November 16, 1904
SETTLEMENT DAY IS HERE
All parties indebted to me either by note or account are requested to come forward and make settlement. By no being the date opposite your name on the Gazette you can see how much you owe for the paper. Unless your indebtedness is paid soon or otherwise arranged satisfactorily you will find the claim in the hands of a collector or attorney. So please come forward and settle promptly. J. G. TRIMBLE.
(THE LEFT MARGIN WAS CUT OFF SO I CAN ONLY DO MY BEST ON THIS ONE)
Cotton is worth 9 5-16 today.
? George Amber, a popular ? was on our streets Thursday.
J. Ed. Roark, a leading resident of Marion was a visitor in Farmerville Tuesday.
W. D. Munholland left ? for a visit to his father in Delhi, La.
Bring your cotton to Farmerville and get the top of the market.
J. H. Anderson made a trip to New Orleans last ? returning home Sunday.
We will pay the highest market price for cotton. Give us a call before selling. J. W. Stancil & Bro.
R. L. Love is moving his family from Mosleys Bluff to Farmerville this week.
We are glad to learn that Miss ? Murphy who has been quite ill for some time in very much better.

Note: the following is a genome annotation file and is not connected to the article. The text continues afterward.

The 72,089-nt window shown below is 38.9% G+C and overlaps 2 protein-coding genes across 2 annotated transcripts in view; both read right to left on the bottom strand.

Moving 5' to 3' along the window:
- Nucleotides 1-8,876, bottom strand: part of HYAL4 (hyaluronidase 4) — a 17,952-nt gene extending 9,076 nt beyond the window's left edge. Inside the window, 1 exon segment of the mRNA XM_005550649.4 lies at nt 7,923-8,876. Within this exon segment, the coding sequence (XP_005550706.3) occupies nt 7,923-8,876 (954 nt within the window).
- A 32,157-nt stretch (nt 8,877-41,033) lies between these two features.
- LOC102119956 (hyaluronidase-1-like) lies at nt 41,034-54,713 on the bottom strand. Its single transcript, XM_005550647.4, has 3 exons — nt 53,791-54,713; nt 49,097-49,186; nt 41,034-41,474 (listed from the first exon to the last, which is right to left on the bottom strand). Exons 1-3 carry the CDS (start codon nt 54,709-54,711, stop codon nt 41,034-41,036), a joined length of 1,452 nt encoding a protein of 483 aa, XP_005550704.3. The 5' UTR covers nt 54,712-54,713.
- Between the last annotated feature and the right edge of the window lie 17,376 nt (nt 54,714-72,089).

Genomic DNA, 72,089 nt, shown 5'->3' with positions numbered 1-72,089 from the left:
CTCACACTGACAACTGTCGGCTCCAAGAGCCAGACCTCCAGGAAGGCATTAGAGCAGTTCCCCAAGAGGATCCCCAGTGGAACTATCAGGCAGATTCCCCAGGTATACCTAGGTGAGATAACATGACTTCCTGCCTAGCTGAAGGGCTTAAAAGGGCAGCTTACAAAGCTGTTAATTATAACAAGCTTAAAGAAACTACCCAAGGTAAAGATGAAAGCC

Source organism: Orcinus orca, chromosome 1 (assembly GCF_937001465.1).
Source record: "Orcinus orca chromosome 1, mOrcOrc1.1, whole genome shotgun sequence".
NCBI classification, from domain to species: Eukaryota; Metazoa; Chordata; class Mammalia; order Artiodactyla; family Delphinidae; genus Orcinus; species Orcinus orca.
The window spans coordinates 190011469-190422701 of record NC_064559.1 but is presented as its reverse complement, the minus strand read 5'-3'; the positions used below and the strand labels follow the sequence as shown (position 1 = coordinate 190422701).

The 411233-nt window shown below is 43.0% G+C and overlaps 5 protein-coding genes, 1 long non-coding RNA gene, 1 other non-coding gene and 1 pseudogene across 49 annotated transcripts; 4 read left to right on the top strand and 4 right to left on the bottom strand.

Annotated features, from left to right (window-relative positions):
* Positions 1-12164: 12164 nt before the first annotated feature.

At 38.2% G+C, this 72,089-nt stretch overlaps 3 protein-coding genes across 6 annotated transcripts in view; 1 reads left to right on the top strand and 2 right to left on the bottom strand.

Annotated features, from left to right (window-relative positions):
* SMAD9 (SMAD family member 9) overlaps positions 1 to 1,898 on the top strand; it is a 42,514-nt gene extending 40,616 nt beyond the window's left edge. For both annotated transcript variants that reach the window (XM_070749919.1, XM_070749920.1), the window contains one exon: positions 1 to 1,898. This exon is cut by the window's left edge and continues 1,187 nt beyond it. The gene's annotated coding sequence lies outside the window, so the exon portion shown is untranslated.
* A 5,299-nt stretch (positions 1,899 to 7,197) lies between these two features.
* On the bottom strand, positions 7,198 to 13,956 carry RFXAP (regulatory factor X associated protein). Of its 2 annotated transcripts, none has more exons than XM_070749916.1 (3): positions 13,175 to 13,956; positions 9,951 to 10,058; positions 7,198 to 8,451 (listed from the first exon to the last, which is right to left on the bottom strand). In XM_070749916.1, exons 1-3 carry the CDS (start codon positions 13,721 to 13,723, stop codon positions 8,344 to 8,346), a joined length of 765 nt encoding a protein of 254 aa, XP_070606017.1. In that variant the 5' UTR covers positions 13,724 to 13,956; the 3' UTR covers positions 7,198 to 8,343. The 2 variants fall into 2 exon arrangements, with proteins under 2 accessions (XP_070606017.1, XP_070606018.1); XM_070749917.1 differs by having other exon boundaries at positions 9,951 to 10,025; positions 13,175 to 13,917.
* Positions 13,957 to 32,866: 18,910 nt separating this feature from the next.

We have on hand a few buggies and surries which we will sell very cheap as we want to close them out before ordering. J. D. BAUGHMAN.
?. H. W. Regan of Ruston was in Farmerville the first part of the week on business.
?. L. M. Pullin, a prominent ? of Ouachita City was a visitor on our streets last Monday.
We regret to state that Mr. J. Sanders is still quite sick at his ?’s residence in Farmerville.
We have received one car load of High Patent flour which we will sell at $5.30 per barrel. J. W. Stancil & Bro.
? Clifton Mathews has let the ? for the building of a hand? new residence on his lot in the Smith Addition of Farmerville.
I have a few sets of double and single buggy harness which I will sell cheap for cash. J. D. BAUGHMAN.
The contract for the new baptist patronage has been let to Messrs. ? and Mitchell and the work will commence at once.
Messrs. W. P. Watson and A. J. ?, two prominent citizens of Claiborne Parish are in Farmerville this week.
Hon. F. F. Preause returned Saturday from Ruston where he was been for the past few days attending court.
The residence, library and several out buildings at the State Expe?ental Station situated at Cal? nd were destroyed by fire yesterday.